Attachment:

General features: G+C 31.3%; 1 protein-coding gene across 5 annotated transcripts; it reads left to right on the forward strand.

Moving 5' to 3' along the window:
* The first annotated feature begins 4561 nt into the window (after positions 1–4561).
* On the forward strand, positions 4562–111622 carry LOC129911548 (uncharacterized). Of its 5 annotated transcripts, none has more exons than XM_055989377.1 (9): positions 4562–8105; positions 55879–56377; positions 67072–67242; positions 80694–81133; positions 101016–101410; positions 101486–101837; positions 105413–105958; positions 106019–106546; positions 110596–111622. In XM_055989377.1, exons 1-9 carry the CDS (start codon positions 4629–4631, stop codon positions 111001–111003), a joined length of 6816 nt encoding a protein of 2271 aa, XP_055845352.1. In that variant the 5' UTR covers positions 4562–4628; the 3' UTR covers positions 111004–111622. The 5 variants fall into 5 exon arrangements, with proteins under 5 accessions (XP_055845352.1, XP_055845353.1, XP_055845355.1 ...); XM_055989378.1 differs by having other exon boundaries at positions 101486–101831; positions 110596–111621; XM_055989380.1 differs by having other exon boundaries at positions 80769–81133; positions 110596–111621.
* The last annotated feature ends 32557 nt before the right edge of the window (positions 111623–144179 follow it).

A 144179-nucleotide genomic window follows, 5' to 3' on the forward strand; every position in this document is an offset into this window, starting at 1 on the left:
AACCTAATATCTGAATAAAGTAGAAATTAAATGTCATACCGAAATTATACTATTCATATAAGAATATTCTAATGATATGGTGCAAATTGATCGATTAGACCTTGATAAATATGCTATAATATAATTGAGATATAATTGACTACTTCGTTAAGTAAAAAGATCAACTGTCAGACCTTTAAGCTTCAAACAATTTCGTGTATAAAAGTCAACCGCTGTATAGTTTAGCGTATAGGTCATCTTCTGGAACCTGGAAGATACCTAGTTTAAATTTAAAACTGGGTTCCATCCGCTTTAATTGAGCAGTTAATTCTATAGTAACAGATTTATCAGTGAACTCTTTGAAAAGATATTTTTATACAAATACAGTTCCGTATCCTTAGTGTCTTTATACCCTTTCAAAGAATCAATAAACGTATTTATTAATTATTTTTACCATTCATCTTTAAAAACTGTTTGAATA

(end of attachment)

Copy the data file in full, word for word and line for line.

General features: G+C 31.3%; 1 protein-coding gene across 5 annotated transcripts; it reads left to right on the forward strand.

Moving 5' to 3' along the window:
* The first annotated feature begins 4561 nt into the window (after positions 1–4561).
* On the forward strand, positions 4562–111622 carry LOC129911548 (uncharacterized). Of its 5 annotated transcripts, none has more exons than XM_055989377.1 (9): positions 4562–8105; positions 55879–56377; positions 67072–67242; positions 80694–81133; positions 101016–101410; positions 101486–101837; positions 105413–105958; positions 106019–106546; positions 110596–111622. In XM_055989377.1, exons 1-9 carry the CDS (start codon positions 4629–4631, stop codon positions 111001–111003), a joined length of 6816 nt encoding a protein of 2271 aa, XP_055845352.1. In that variant the 5' UTR covers positions 4562–4628; the 3' UTR covers positions 111004–111622. The 5 variants fall into 5 exon arrangements, with proteins under 5 accessions (XP_055845352.1, XP_055845353.1, XP_055845355.1 ...); XM_055989378.1 differs by having other exon boundaries at positions 101486–101831; positions 110596–111621; XM_055989380.1 differs by having other exon boundaries at positions 80769–81133; positions 110596–111621.
* The last annotated feature ends 32557 nt before the right edge of the window (positions 111623–144179 follow it).

A 144179-nucleotide genomic window follows, 5' to 3' on the forward strand; every position in this document is an offset into this window, starting at 1 on the left:
AACCTAATATCTGAATAAAGTAGAAATTAAATGTCATACCGAAATTATACTATTCATATAAGAATATTCTAATGATATGGTGCAAATTGATCGATTAGACCTTGATAAATATGCTATAATATAATTGAGATATAATTGACTACTTCGTTAAGTAAAAAGATCAACTGTCAGACCTTTAAGCTTCAAACAATTTCGTGTATAAAAGTCAACCGCTGTATAGTTTAGCGTATAGGTCATCTTCTGGAACCTGGAAGATACCTAGTTTAAATTTAAAACTGGGTTCCATCCGCTTTAATTGAGCAGTTAATTCTATAGTAACAGATTTATCAGTGAACTCTTTGAAAAGATATTTTTATACAAATACAGTTCCGTATCCTTAGTGTCTTTATACCCTTTCAAAGAATCAATAAACGTATTTATTAATTATTTTTACCATTCATCTTTAAAAACTGTTTGAATA